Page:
David Livingston, Getty Images P.O.D.'s thoroughly contemplative video for…
- Posted on Mar 30th 2010 1:30PM by Jenny Charlesworth
It's still very surreal," Sigismondi tells Spinner. "It feels kind of weird now that people can see and I can't change it. But it's my baby," she adds with a laugh, "and I love it for all its quirkiness!"
One would assume the glowing reviews the film has so far amassed would bring the Canadian-raised auteur some comfort, but apparently Sigismondi, who's made her name directing music videos for superstars like Marilyn Manson, David Bowie, Björk and the White Stripes, isn't keeping tabs on the favourable headlines.
"I actually don't read anything," she reveals. "I'll read it if anyone brings it to me or goes, 'Here, look,' but I actually don't go searching it."
It's probably a smart move in the end. Sigismondi already has enough people to please with her cinematic take on the iconic '70s band without having to worry about what some movie critic has to say about her first foray into the world of feature films.
"There's lots to contend with," she admits. "There's the fans, then there's the real people, then there's the story that revolves around their lives... you can never do everything, all I've got is an hour and forty minutes."
"I wanted to do a more personal story about these two girls," Sigismondi continues. "And get to the heart of it more than necessarily a biopic [would], where it's like, 'We played here, then we did this. There was already a [Runaways] documentary made, so I definitely didn't want to take that perspective."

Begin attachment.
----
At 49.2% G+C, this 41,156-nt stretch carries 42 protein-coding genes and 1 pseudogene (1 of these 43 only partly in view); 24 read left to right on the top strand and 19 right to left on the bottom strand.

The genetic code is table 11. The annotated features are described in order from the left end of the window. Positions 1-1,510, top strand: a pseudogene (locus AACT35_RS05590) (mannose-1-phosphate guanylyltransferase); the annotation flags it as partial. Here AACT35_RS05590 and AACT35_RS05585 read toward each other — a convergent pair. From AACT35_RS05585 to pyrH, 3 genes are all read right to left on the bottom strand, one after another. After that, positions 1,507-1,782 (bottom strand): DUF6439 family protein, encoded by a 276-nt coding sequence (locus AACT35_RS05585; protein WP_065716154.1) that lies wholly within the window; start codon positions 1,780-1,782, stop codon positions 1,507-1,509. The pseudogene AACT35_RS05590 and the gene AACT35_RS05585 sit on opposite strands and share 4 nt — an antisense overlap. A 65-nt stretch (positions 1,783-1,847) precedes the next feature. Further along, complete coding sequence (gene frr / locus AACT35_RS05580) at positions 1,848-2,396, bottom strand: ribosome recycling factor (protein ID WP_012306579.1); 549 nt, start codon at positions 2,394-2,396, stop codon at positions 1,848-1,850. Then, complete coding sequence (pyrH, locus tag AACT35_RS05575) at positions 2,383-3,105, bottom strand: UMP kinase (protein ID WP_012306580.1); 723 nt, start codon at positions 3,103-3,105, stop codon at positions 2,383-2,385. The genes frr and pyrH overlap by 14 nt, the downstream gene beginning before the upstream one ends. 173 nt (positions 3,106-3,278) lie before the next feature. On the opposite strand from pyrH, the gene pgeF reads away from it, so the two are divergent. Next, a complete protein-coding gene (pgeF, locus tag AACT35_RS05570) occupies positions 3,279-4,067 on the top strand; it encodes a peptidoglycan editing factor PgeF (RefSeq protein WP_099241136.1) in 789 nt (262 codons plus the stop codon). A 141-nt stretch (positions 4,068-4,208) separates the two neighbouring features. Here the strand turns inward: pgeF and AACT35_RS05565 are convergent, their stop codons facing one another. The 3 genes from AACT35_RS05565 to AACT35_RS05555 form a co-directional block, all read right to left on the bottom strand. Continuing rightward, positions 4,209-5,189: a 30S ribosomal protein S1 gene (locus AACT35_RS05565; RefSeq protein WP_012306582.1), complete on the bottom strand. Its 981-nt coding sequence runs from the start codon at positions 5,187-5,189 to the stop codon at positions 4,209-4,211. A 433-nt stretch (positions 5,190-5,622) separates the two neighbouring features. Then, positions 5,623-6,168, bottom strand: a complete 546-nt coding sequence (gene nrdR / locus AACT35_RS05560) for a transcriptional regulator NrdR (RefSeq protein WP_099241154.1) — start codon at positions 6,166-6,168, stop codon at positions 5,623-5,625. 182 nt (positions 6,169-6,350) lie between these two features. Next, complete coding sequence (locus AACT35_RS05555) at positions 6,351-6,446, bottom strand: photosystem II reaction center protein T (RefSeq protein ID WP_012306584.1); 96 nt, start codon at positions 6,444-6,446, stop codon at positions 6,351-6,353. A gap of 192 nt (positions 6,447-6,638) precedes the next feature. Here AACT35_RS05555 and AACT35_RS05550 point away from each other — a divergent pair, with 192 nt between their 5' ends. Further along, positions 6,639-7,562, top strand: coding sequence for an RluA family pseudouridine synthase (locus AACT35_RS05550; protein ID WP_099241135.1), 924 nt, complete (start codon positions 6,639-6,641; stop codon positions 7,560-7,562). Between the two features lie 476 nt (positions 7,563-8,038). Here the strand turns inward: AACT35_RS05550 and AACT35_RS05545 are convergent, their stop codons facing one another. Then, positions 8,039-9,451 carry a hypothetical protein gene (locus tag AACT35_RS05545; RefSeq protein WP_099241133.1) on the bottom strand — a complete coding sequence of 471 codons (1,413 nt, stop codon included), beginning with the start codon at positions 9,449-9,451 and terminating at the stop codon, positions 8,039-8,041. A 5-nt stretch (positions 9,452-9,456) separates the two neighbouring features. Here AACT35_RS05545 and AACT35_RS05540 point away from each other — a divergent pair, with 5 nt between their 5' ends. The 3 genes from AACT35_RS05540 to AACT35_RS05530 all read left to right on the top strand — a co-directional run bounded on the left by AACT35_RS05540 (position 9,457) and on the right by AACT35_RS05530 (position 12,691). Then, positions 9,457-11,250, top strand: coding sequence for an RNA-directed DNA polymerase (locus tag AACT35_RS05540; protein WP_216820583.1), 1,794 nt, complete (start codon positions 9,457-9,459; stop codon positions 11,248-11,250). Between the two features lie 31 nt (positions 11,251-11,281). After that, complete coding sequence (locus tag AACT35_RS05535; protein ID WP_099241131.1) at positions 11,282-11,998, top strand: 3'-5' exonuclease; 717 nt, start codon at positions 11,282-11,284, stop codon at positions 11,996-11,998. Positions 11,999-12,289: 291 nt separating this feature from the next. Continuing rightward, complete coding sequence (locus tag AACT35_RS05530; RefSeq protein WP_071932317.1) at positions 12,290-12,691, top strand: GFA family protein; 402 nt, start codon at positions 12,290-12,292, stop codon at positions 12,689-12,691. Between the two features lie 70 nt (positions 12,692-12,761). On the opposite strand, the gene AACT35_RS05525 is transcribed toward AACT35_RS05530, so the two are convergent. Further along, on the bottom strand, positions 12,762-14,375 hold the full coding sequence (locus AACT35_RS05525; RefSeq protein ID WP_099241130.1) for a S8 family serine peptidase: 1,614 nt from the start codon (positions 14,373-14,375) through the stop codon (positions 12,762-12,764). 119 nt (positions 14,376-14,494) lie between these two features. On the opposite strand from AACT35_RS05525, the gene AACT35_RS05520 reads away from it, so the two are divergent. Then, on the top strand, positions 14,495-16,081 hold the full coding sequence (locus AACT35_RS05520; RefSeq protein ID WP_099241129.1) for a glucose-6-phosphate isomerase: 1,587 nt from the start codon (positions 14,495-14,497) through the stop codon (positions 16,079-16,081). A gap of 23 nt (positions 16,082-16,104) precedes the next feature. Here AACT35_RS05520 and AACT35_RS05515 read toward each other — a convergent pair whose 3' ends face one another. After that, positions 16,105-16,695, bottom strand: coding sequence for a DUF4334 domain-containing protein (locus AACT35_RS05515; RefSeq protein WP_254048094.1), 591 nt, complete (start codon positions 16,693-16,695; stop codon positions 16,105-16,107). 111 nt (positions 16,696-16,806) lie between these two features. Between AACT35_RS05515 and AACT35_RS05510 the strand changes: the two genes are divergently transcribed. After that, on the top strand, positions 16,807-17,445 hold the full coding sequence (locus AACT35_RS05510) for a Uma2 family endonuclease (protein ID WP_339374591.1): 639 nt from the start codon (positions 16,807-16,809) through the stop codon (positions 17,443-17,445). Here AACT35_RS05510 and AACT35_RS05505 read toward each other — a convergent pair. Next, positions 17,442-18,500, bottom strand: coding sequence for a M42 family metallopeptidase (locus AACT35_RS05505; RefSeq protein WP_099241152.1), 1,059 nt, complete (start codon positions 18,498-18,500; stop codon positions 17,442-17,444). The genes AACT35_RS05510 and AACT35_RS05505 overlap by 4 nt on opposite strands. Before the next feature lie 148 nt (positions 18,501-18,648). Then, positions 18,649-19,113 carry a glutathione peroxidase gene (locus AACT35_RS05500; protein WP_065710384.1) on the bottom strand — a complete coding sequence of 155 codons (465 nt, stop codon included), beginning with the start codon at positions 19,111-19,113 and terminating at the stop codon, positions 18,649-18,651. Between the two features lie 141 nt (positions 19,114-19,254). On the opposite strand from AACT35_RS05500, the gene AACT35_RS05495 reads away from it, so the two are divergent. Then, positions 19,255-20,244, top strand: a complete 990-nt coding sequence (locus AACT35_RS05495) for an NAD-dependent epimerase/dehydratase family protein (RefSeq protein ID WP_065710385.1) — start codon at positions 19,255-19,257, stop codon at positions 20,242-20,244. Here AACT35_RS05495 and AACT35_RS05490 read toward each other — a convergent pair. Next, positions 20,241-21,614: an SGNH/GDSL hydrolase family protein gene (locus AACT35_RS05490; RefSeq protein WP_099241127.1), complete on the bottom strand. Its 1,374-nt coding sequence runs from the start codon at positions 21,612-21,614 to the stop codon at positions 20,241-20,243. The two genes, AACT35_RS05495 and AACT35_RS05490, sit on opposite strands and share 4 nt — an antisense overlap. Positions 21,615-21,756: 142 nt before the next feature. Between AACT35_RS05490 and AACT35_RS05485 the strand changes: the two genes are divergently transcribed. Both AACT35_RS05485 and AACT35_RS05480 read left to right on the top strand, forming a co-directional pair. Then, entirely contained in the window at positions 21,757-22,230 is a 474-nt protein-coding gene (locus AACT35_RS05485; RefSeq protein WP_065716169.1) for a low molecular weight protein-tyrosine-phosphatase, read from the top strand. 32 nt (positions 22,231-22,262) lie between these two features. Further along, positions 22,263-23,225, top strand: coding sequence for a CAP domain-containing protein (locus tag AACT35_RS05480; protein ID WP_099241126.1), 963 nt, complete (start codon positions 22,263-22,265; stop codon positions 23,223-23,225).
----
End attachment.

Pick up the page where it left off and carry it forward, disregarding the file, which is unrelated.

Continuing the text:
By focusing on the dynamic relationship between tough girl guitarist Joan Jett and lead singer Cherie Currie, she was able to sidestep (at least moderately), potential plot snags arising from the refusal of Runaways guitarist Lita Ford to legally sign off on the project and the band's rotating cast of bass players.
"I always wanted to do the story of Cherie and Joan, that's what I was excited about," Sigismondi says, providing insight into her decision to include a composite bass player character in the film rather than devote time to an aspect of the Runaways' story that would take away from her real focus.
"In my work I've always been drawn to the dichotomy of two completely different things. You put them together and you see what happens and that's Cherie and Joan," she says. "They were the salt and pepper -- they had similar characteristics, but they were also very different people."
On the topic of her previous projects, Sigismondi jokes that compared to making music videos that hit somewhere around the four minute mark, the task of putting together a full-length film like 'The Runaways' was, well, "lengthy."
"That was the one thing I had to get used to, but it was very exciting," she says. "I'd been wanting to do a movie for years now, but this just seemed to be the one. I learned tons and I really got the bug, I'd like to make another one."